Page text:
Armando Salguero

Miami Dolphins’ Burke going hiking with gorillas; other notes

Miami Dolphins defensive coordinator Matt Burke is spending a lot of time this offseason preparing for the rigors of game day by matching wits with head coach and offensive play-caller Adam Gase in two-minute and other drills during practice.

But starting next Friday, after the Dolphins finish a three-day minicamp, Burke and all the Dolphins coaches and players will be on vacation.

And when Burke does a vacation he really does a vacation.

This year?

“I’m going to Uganda to hike with mountain gorillas,” Burke said Wednesday. “We’re going to track some mountain gorillas for a couple of days. There’s only 700 or so left in the wild and so the day after the minicamp we’re flying out and we’re going to be in Uganda for about two weeks.”

Burke and his girlfriend plan to fly to Amsterdam on Friday, spend a couple of days there, then hop an 11-hour flight to Entebbe. The couple will spend about nine days in the Bwindi Impenetrable National Park.

“There’s a base camp or lodge we’re staying at that’s got seven or so cabins on a ridge on the side of a mountain,” Burke said. “You go out there in the day and you get to sort of witness [the gorillas] in their natural habitat.”

Male mountain gorilla stand about 59 inches and weigh approximately 430 pounds. Females are about 51 inches tall and weigh about 220 pounds. There were said to be about 880 in the wild in 2016, per various sources. And, as with many wild animals, they can be dangerous.

“You’re not supposed to approach gorillas and supposed to not make eye contact,” Burke said. “That’s a pretty threatening situation. So eyes down and no sudden movements. Adam told me if I die over there, he’s going to come and kill me twice. It’ll be fun. It’ll be good.”

Burke will be spending his third consecutive summer vacation in Africa. Two years ago he went to Uganda to do missionary work with former Dolphins offensive line assistant Jeremiah Washburn. That same year he hiked Mount Kilimanjaro. He’s also been to South Africa, Botswana and Zambia on safari.


Oh, you tuned in for football?

While Burke is going to be vacationing, receiver Leonte Carroo, who was disappointing a year ago, said Wednesday he’ll be spending the summer at camp working on improving his speed.

Carroo, who said he’s lost 10 pounds from his 220 pounds as a rookie, said he’s taken up Pilates and has followed instruction from Kenny Stills on a regimen to improve his body and ultimately his play.


The Dolphins brought in safety T.J. McDonald on a one-year contract this year knowing he would be suspended the first eight games of the season for violating the NFL’s substances of abuse policy.

That means McDonald will be able to practice and play when training camp begins but will then be unable to practice until his suspension ends in November.

So training camp and the preseason will be McDonald’s best chance to learn the Dolphins defense before he actually has to play two months later. And how will the Dolphins utilize McDonald this preseason?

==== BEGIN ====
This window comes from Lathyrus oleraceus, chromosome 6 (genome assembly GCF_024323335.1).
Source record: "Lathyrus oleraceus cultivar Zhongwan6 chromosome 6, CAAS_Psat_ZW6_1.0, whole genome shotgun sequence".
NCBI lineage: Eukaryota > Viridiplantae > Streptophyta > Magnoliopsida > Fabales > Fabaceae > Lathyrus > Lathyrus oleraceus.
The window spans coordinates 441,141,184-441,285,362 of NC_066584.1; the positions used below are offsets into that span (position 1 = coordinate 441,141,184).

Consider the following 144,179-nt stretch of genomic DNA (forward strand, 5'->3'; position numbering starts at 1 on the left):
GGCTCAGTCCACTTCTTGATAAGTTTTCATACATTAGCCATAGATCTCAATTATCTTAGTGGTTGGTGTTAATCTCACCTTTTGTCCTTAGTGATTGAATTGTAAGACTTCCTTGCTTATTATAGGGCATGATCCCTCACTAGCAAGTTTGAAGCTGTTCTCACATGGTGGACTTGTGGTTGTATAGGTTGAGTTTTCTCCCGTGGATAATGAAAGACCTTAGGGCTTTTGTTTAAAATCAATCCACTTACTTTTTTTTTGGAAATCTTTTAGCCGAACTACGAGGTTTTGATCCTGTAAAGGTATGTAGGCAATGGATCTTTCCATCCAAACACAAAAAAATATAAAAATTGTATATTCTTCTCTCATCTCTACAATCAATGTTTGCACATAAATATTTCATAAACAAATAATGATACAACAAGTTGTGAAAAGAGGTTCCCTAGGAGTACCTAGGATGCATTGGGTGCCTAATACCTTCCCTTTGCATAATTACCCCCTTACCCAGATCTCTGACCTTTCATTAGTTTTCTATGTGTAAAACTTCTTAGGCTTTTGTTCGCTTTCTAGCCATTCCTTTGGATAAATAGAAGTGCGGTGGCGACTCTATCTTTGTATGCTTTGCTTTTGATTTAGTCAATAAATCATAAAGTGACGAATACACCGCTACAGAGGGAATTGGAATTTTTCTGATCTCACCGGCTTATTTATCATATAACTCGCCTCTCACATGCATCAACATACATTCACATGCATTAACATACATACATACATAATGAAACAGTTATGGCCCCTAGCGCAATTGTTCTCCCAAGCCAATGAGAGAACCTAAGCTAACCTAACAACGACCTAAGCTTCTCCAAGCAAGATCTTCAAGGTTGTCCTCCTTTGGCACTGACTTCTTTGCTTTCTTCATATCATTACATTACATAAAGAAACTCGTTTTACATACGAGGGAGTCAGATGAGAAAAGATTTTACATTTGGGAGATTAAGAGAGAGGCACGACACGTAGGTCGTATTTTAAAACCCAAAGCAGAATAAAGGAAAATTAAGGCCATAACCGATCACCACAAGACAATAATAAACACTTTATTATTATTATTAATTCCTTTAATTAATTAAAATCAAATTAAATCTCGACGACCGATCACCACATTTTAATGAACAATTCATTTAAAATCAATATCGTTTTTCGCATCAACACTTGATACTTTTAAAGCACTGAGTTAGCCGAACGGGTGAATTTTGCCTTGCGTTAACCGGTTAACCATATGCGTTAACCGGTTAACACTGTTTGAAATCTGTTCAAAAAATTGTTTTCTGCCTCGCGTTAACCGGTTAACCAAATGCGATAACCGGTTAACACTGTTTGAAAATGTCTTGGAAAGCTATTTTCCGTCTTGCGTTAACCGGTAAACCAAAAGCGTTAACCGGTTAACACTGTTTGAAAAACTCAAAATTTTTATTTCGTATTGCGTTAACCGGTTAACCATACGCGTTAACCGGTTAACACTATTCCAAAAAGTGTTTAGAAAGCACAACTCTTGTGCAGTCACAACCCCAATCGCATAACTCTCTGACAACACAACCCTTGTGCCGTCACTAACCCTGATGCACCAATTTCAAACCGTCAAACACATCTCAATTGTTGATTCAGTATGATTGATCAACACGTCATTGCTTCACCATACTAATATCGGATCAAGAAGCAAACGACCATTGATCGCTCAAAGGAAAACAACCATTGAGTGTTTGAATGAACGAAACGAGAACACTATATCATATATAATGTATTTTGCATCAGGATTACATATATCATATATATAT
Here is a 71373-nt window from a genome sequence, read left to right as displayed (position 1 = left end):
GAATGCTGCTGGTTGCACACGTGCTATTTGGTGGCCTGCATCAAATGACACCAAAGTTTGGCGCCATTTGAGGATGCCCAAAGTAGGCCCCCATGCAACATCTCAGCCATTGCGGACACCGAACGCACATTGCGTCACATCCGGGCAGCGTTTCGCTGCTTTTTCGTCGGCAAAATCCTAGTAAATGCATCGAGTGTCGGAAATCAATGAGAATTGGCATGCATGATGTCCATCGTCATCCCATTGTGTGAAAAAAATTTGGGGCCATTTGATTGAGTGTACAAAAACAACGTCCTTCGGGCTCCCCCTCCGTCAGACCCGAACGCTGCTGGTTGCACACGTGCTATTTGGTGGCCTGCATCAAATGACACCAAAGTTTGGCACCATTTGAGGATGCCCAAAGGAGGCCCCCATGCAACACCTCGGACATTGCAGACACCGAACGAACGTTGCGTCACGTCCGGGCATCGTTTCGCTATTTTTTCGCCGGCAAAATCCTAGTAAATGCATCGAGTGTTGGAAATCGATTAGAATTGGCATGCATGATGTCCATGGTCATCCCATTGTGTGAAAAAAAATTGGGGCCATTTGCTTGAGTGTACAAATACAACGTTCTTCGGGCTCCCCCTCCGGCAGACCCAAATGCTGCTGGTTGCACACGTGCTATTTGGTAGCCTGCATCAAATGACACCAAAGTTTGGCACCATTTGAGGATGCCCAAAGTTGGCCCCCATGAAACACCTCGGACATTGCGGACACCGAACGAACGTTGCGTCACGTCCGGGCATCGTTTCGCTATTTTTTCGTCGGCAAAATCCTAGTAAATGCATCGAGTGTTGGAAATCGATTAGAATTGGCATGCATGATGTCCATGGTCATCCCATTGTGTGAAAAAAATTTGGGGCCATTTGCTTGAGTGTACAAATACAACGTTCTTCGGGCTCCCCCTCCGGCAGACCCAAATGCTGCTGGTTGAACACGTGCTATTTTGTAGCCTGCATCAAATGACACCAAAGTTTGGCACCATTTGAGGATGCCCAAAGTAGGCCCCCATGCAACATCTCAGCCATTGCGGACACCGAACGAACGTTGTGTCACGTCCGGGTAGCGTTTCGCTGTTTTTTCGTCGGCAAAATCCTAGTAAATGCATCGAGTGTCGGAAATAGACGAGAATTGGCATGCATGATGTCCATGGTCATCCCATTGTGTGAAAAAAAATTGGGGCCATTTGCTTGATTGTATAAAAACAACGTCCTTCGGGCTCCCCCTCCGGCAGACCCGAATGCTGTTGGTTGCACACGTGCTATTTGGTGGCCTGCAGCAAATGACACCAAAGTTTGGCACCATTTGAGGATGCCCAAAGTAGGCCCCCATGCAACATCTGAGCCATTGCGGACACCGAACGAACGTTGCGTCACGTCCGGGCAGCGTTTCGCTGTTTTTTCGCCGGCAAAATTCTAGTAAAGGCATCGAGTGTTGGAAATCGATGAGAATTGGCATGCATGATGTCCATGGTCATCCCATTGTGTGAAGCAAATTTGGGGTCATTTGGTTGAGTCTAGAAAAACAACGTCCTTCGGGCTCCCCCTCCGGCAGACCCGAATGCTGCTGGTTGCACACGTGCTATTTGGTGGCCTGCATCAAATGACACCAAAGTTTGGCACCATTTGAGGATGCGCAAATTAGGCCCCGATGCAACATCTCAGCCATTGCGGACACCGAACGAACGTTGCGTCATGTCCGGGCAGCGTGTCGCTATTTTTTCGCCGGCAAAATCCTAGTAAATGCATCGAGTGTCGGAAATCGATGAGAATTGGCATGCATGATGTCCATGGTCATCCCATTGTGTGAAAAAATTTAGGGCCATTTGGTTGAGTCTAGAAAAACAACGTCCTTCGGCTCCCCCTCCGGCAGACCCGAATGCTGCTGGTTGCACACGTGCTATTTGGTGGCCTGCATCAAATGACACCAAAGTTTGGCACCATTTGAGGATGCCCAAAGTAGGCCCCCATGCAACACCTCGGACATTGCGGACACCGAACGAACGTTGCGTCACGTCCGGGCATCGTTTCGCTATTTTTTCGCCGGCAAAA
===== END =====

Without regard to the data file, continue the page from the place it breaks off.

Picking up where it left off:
“We have not come to anything close to those determinations,” Burke said. “That will be from Adam and [general manager] Chris [Grier] but we’re going to have to get him some work. As much as he’s a veteran, he’s new to the system and we’re asking him to do some different things. And we know he’s not going to get any football for however long that’s going to be. We haven’t had that conversation but that’s something we’re going to have to decide as an organization what the right price point is for him to get the work he needs to get but also not steal work from guys who are going to start the season with us.”

McDonald said if he’s asked, he’ll ask to play as much as possible.

“I’m a football player. I want to play. I want to play no matter what,” McDonald said. “Preseason is definitely a time for me to get used to playing in the system. At the same time there’s going to be guys that also need to get time to be ready for Week One so I understand that.”

McDonald said he’s made changes to his lifestyle to avoid the issues that got him suspended in the first place.

“The people I’m around, the people I’m close with. I just had a son three months ago. That’s something that’s been a huge change in my lifestyle,” he said. “I just want to make sure I continue to do the right thing and make my family proud.”

Other notes from Burke today:

▪ Defensive end William Hayes comes to the Dolphins with a reputation for setting the edge with the best of them and also stopping the run. But Burke dismissed the idea of playing Hayes at defensive tackle.

“I don’t see him bumping in as a fulltime inside guy for us,” Burke said.

▪ Burke said moving linebackers around continues to be “a work in progress.” But ...

“We hope as we get closer to the season things start to crystallize a little bit,” Burke said, “and we get a better feel for how we want to utilize those guys.”

▪ Speaking of linebackers, Burke said rookie Raekwon McMillan “definitely has a presence about him. He doesn’t present like a rookie. That’s helped him.”

Burke spoke as if Bobby McCain, who he said “has had a good spring,” is well ahead of the competition for the starting nickel (slot) cornerback job.

“Bobby hasn’t done anything to discourage us from what he’s shown,” Burke said.

Follow Armando Salguero on Twitter: @ArmandoSalguero

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